O Master, let me not seek as much
to be consoled as to console,
to be understood as to understand,
to be loved as to love,
for it is in giving that one receives,
it is in self-forgetting that one finds,
it is in pardoning that one is pardoned,
it is in dying that one is raised to eternal life.
–St. Francis of Assisi
What does it mean to understand the other?
In my younger years, I tried so hard to be understood, to be seen as a person of value, rather than one of “those people” who received free lunches my entire school career, who could not afford to go to the movies or have my own car. I needed people to see me as a struggling human with issues of self worth, and to teach me how to love in a real way.
What I got instead was talking behind my back, finger pointing and ignorance of my true nature as a human. It’s not that I was unintelligent, but that I had no one to help me figure out how the larger world worked and how I could fit into it.
I don’t write this to make anyone feel guilty or to ask for anyone’s pity. I write this to point out one of the greatest needs in society – the need to understand the other.
I am just finishing the book Bridges Out of Poverty, by Ruby Payne, Philip DeVol, and Terie Dreussi Smith. In it, the authors talk about relationships being the cornerstone of helping people in poverty to move toward a different life. I say different, not better, because my life growing up, for all its financial and social difficulties, was basically one of being loved and cared for.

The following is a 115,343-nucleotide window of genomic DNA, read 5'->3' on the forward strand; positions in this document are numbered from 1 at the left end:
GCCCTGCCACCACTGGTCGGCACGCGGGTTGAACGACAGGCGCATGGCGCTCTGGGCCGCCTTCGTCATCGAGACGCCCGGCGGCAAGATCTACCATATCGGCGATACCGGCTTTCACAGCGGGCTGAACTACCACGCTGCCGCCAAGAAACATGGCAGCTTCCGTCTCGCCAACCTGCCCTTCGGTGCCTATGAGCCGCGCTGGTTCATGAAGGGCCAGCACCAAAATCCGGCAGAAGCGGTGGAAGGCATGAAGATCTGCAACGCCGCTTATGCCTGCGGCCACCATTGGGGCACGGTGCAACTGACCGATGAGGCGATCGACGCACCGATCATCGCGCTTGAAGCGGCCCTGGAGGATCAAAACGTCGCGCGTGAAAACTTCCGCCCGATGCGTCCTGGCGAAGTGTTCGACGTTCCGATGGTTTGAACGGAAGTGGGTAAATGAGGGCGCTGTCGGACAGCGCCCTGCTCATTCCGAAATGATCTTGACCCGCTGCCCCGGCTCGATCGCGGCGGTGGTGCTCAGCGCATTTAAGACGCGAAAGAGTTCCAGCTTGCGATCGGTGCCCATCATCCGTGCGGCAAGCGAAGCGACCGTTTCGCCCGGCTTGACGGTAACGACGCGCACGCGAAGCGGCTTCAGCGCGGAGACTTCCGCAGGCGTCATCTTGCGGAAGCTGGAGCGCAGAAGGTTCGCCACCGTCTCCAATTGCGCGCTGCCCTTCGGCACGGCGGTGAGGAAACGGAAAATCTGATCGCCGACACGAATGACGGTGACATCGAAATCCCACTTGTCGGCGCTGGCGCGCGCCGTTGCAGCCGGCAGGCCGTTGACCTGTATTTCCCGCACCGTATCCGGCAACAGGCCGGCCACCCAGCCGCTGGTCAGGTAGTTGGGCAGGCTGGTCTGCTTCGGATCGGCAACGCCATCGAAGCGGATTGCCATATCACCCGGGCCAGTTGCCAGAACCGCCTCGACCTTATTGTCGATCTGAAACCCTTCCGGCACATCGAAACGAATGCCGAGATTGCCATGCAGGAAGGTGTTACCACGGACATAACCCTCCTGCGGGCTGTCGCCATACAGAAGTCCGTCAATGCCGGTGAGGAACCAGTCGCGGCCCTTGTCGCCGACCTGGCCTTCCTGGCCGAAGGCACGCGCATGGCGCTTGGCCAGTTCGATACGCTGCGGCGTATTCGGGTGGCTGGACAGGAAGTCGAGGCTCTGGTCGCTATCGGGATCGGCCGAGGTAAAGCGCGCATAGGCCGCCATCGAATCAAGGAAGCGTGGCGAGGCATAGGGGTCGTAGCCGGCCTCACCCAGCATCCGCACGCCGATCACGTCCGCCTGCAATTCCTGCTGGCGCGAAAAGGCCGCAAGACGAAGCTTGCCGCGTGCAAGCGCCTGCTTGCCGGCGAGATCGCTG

As a child who grew up in the poverty culture, I didn’t see it as pitiful, but as normal. I knew that others had things that I wanted and didn’t know how to get, but our family was caring and faithful to one another.
Payne talks about relationship being one of the most important aspects of helping people change their life situation because with relationship comes understanding. The more I talk with, interact with, and hang out with someoe else, the more I will understand that person. We can study other cultures for years, but until we enter that culture through a relationship with someone in that culture we will not understnad.
Whose culture have you entered? With whom have you started a relationship outside your own culture, be it economic, ethnic, gender identity, or any other “classification” of difference? Has it changed your perception of that culture?
“The foreigner residing among you must be treated as your native-born. Love them as yourself, for you were foreigners in Egypt. I am the LORD your God.“–Leviticus 19:34, NIV
God calls us to love the stranger as we love our own. This involves moving from our comfort zone into the dangerous waters of relationship. The danger is that we will be feared, rejected or ignored, which may hurt our egos. The reward of such a venture, however, far outweighs any risk of our own damaged ego. The reward is that we will understand more fully the humanity of the other. The reward is that we will no longer have to rely on stereotypes and prejudices handed to us by our own culture, which has possibly not tried to understand the other, but has simply judged based on its own culture as the benchmark of what is “right.”
The goal of understanding is love because love seeks to place the other first in importance. As we seek out personal relationships with people whose culture we do not fully know or understand, we come to a greater understanding of humanity as a whole. That is, we come to realize that humanity is the same as a whole; there are simply differences in understanding.
Seek them out. Talk to them. LISTEN to them. Love them.